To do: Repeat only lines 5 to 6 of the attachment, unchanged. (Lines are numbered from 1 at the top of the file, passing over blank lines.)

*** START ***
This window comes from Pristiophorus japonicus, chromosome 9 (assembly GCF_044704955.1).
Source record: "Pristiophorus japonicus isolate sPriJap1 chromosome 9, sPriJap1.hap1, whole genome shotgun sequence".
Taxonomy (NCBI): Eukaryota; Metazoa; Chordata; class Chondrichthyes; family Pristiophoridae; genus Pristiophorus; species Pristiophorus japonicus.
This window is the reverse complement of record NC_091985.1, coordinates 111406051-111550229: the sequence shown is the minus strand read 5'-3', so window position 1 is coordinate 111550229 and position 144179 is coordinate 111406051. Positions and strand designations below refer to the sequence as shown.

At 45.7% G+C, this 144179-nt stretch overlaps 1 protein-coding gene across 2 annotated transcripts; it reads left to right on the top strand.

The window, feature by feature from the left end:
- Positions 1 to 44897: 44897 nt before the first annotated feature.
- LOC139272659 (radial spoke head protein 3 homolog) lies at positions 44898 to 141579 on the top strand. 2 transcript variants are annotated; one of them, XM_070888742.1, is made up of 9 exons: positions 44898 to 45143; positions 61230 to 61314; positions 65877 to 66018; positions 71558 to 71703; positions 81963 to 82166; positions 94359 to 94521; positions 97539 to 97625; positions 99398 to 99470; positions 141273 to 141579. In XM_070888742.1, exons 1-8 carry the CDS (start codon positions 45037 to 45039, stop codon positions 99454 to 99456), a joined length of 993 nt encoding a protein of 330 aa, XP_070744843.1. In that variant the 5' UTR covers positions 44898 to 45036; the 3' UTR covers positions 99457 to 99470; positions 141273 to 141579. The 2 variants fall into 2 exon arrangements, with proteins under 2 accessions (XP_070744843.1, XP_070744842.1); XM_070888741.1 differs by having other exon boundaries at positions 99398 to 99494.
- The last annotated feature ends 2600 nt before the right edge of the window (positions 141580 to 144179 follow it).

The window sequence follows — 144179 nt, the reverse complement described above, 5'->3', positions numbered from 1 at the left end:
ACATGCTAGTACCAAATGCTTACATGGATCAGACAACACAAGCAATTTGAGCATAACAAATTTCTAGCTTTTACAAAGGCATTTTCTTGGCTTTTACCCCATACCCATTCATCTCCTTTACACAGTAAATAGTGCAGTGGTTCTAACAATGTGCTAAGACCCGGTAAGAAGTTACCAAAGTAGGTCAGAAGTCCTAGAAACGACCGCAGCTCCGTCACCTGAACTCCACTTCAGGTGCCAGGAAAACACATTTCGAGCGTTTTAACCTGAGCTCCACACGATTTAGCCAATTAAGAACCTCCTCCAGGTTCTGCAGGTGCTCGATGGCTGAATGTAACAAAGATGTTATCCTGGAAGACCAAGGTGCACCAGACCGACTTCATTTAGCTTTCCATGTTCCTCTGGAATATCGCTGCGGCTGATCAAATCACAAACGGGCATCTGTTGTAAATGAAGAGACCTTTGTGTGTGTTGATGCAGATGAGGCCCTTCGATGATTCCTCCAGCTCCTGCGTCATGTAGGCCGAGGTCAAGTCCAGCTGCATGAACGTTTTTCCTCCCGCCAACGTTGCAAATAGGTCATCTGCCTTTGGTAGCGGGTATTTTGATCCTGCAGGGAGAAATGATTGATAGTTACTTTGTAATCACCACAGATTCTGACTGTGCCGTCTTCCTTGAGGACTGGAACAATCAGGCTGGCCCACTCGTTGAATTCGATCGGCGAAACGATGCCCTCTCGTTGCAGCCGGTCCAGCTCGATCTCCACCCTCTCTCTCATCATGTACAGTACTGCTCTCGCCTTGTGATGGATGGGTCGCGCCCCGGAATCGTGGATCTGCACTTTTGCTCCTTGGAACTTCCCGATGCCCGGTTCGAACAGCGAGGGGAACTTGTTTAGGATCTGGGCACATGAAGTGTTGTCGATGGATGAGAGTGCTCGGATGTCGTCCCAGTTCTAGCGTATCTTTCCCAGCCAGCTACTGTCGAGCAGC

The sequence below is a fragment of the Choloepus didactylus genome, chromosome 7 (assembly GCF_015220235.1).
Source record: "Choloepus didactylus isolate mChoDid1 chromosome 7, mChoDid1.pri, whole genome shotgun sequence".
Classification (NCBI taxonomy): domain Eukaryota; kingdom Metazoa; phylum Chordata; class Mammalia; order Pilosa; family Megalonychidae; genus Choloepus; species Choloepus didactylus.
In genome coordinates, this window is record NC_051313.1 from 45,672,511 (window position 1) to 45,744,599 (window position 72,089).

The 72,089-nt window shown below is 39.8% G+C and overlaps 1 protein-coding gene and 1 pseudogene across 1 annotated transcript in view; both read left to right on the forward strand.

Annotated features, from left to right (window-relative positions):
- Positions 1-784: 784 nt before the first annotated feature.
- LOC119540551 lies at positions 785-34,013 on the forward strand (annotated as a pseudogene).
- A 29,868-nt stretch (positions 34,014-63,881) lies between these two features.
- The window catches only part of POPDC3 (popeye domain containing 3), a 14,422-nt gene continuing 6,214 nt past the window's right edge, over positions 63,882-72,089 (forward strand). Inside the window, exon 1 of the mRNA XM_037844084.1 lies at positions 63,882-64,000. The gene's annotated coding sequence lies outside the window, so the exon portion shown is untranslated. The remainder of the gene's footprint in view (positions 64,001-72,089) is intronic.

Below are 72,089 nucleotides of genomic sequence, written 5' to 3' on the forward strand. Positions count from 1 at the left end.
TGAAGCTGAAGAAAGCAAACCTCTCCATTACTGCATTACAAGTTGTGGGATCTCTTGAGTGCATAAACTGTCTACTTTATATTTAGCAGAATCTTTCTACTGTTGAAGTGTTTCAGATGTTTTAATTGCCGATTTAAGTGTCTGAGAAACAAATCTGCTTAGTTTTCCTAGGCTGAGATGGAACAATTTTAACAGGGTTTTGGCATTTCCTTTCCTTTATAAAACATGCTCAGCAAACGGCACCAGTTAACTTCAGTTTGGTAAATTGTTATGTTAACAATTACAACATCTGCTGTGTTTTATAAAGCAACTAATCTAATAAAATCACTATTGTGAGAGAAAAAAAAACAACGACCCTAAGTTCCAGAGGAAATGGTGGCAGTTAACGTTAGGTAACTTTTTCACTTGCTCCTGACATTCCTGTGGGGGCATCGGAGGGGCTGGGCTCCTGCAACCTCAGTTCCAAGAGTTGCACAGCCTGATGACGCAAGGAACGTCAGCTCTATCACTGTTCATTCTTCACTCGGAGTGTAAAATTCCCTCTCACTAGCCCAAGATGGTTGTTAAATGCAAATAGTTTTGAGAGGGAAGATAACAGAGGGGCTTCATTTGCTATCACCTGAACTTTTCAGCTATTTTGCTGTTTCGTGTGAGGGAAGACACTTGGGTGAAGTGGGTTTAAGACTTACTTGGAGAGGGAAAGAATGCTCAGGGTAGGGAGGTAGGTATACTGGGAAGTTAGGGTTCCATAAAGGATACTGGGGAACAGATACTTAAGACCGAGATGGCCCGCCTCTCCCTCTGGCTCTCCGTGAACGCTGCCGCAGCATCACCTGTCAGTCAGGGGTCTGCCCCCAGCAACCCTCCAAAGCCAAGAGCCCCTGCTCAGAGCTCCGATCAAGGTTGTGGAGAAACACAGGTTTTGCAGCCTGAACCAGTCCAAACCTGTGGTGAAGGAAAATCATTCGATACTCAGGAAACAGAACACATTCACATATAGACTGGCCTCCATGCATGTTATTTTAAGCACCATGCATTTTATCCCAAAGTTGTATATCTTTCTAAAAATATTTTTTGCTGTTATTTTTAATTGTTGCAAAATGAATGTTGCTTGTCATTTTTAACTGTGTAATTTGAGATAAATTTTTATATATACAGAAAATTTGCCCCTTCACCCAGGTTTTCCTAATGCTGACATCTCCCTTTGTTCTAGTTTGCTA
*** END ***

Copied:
At 45.7% G+C, this 144179-nt stretch overlaps 1 protein-coding gene across 2 annotated transcripts; it reads left to right on the top strand.

The window, feature by feature from the left end: